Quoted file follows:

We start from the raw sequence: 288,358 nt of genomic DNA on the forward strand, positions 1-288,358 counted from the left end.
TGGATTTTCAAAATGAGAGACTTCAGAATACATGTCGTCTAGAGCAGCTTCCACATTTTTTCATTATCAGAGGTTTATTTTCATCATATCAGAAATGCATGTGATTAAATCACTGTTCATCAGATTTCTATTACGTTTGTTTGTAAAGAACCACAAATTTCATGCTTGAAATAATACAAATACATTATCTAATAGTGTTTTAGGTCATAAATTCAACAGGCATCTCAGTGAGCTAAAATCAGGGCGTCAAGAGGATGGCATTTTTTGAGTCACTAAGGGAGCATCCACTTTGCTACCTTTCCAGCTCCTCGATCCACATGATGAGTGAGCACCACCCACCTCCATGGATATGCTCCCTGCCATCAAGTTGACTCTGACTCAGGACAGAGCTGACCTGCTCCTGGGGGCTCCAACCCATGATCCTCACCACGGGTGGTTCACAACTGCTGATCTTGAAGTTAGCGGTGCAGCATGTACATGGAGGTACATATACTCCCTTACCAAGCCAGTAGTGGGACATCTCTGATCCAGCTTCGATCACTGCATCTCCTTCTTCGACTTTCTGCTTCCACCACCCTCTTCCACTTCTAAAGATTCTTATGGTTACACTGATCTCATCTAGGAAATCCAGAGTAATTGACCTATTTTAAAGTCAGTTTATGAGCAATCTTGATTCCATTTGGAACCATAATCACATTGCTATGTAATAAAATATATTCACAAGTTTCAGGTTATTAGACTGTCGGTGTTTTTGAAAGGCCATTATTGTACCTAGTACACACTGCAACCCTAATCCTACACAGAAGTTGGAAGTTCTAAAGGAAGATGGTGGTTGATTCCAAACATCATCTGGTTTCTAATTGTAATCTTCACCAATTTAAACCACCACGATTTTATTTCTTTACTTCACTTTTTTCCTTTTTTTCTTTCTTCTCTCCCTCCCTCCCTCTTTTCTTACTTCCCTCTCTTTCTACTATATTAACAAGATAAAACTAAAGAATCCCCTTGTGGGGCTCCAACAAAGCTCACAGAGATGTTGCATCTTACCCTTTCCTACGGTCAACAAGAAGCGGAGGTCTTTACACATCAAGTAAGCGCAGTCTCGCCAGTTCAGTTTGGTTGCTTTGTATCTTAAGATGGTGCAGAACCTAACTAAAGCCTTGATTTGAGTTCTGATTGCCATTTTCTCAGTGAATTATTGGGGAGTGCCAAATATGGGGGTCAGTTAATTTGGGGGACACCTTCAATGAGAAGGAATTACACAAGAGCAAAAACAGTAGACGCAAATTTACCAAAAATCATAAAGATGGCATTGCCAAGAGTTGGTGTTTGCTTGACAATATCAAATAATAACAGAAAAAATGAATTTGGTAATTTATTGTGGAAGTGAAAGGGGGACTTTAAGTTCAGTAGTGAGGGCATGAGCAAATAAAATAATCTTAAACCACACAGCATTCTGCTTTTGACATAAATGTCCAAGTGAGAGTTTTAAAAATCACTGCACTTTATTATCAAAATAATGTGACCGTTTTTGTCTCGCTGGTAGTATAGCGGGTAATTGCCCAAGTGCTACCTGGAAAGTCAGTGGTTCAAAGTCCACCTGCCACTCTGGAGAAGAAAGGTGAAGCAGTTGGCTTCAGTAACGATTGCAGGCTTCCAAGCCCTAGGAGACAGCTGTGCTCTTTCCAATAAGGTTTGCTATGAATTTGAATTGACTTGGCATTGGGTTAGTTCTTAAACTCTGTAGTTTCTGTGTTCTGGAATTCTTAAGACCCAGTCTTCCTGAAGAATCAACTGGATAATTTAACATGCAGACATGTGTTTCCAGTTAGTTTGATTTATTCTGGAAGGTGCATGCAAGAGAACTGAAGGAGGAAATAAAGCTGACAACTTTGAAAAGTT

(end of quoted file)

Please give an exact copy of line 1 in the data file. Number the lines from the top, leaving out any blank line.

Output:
We start from the raw sequence: 288,358 nt of genomic DNA on the forward strand, positions 1-288,358 counted from the left end.